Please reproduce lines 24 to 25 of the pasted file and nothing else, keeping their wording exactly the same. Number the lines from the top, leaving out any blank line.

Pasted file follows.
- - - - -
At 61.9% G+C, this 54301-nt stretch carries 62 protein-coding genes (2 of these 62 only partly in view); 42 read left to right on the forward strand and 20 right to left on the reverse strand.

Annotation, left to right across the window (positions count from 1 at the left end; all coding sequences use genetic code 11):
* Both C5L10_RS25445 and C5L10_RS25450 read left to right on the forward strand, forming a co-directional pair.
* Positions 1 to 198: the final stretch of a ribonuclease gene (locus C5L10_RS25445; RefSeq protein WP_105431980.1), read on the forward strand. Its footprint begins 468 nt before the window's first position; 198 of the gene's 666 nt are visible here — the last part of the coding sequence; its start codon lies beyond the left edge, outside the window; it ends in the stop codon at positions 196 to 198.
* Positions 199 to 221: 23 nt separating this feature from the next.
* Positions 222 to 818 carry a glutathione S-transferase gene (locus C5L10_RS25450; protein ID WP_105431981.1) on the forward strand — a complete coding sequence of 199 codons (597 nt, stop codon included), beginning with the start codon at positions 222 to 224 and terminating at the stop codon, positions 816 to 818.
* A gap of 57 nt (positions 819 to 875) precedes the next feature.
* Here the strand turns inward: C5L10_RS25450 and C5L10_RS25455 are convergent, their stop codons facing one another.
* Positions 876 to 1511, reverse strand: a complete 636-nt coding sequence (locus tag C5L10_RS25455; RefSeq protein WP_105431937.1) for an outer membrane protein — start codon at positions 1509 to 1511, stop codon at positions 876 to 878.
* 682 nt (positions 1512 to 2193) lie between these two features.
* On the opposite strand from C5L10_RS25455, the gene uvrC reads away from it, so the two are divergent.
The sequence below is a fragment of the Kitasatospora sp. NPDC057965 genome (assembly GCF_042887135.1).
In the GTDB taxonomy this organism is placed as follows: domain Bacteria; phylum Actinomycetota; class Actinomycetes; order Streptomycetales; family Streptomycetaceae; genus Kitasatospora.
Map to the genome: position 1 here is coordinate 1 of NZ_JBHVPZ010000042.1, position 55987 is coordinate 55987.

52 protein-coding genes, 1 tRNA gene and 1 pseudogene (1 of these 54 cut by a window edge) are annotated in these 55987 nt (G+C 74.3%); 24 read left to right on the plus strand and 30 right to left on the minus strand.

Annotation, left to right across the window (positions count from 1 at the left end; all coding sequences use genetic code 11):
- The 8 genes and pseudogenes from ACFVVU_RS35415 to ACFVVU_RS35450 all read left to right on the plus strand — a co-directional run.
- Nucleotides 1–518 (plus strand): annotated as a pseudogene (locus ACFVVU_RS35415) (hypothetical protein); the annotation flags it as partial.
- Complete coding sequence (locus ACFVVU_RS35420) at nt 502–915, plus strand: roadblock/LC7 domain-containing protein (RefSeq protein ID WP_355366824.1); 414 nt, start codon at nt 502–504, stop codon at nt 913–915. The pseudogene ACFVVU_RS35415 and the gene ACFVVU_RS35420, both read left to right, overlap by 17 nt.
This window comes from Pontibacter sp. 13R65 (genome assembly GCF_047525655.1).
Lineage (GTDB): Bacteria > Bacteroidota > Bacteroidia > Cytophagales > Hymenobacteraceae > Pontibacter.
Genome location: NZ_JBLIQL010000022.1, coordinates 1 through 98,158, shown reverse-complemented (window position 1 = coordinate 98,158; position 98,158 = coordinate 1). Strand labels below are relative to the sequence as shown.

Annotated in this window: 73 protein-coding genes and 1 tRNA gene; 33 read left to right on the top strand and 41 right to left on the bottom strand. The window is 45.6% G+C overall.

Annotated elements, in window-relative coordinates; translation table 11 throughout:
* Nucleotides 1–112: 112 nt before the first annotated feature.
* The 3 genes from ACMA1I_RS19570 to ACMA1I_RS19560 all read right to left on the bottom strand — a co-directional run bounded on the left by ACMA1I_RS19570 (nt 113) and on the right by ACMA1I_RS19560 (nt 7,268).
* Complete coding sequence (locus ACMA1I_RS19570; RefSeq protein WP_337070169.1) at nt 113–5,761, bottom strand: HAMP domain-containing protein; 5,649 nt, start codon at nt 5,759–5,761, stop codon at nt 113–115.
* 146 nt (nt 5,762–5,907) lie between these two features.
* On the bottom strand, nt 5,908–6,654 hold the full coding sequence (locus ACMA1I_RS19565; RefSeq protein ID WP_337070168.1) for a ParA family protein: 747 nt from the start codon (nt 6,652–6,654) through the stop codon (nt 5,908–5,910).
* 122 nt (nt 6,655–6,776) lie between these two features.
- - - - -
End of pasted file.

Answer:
Annotated elements, in window-relative coordinates; translation table 11 throughout:
* Nucleotides 1–112: 112 nt before the first annotated feature.